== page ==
AI Film Award WINNER
CORONAVIRUS PANDEMIC: MAKING SAFER EMERGENCY HOSPITALS
The coronavirus pandemic is stressing bed space capacity in hospitals globally. Healthcare authorities are attempting to add thousands of additional bed spaces by temporarily adapting any available large open halls. However, large air-conditioned halls tend to have top-down air-conditioning, which creates turbulent flows that can mix and spread droplets containing the virus very widely. At six changes of the air in the occupied part of the hall in an hour, it may take over 20 minutes to dilute the concentration of smaller droplets produced in a cough to below a tenth of their original density.
In an urgent response call to intervene in the current Covid-19 pandemic, Cambridge University researchers have developed a series of practical solutions to reduce the concentration of airborne virus experienced by patients and healthcare workers in buildings converted into makeshift hospitals, that are appearing rapidly in the wake of the Corona Virus crisis all over the world. The design proposals involve relatively low-tech and low-carbon adaptations to ventilation systems and ward configuration, and are relevant for use in the UK and overseas.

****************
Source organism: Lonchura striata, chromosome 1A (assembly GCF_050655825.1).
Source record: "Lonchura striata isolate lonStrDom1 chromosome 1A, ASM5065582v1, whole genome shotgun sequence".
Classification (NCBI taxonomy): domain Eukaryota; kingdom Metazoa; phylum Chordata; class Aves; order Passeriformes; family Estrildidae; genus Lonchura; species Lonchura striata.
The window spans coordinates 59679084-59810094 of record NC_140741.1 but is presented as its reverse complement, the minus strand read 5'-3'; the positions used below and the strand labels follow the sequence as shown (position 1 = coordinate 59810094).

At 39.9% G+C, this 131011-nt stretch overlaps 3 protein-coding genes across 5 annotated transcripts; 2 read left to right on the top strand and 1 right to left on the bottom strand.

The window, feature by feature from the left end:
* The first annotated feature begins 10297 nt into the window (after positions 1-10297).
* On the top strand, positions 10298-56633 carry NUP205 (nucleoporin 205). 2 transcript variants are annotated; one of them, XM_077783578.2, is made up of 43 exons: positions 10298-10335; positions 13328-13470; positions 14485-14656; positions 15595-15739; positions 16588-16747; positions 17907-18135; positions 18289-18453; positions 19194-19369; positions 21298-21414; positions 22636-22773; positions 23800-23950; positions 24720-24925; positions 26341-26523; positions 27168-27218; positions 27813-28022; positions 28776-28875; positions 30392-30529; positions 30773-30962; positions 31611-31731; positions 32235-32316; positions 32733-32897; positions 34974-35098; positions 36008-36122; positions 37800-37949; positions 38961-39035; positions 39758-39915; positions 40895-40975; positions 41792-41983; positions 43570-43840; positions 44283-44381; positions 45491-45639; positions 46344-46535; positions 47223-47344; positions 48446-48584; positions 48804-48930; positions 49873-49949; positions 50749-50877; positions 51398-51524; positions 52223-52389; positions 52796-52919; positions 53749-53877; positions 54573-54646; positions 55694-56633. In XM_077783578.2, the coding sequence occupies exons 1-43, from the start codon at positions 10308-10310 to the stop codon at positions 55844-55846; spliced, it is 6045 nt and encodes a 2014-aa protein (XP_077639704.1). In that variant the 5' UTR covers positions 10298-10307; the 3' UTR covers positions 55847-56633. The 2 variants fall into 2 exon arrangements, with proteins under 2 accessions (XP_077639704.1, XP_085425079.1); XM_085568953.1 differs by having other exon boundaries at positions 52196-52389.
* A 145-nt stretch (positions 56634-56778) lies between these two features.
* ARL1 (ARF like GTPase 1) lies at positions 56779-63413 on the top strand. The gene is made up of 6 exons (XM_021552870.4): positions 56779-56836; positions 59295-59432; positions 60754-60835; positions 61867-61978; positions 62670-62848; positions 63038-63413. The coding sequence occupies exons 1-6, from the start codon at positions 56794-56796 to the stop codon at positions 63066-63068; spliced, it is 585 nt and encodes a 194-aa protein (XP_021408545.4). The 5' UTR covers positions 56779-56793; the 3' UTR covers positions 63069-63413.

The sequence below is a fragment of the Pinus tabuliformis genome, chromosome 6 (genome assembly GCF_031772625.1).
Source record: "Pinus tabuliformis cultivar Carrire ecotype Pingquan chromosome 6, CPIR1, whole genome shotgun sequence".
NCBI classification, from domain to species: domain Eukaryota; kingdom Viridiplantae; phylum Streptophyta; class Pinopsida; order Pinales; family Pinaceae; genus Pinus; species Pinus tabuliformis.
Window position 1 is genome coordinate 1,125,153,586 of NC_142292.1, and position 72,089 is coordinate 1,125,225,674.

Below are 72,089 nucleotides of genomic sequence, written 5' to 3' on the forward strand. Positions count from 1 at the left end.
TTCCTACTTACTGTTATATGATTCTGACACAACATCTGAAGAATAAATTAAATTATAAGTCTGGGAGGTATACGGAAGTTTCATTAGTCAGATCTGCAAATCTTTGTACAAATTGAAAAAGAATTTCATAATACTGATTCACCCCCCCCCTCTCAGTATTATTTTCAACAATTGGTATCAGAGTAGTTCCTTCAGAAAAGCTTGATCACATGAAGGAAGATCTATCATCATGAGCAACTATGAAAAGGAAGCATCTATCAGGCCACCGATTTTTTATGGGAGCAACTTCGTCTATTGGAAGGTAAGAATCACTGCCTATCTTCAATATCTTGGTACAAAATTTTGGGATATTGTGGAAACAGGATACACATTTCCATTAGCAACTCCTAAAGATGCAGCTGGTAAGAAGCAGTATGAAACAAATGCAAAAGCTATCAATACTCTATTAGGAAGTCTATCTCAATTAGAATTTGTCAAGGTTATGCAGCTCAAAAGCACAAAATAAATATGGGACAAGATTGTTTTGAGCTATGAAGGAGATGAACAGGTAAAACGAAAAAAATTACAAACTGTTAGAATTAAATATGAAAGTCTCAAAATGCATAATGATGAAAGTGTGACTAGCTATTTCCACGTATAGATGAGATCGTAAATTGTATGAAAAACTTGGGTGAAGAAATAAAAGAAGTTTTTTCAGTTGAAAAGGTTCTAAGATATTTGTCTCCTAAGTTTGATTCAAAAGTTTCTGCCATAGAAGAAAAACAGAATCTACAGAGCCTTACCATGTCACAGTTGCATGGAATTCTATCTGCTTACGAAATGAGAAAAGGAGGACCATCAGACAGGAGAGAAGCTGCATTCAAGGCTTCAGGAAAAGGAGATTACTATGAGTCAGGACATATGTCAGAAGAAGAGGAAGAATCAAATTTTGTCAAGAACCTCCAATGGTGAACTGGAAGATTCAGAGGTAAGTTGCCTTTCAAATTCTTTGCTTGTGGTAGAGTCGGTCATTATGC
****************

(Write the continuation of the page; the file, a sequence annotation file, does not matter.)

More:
The documentary is used to inform Health Authorities and governments world-wide. Prof Alan Short’s and Prof Andrew Woods’ principles are currently implemented in one location in India. While the project was first conceived with a focus on this geographic location, the last couple of weeks have shown that their work is relevant globally, with Africa and South America potential further ODA countries that could make use of the research findings. The developed viable low energy ventilation models for converted spaces will work in many other climate regions from Temperate Northwest to the Mediterranean, from Continental climates in China and central India to the Mid-West of North America, Canada and marine coastal climates globally. The film is available with subtitles in several languages; including Hindu, Chinese, Vietnamese, Spanish, Polish, German and French (African countries) to increase global reach.
The film has been put forward to SAGE and the WHO as a guide for converting large air-conditioned spaces into emergency hospitals.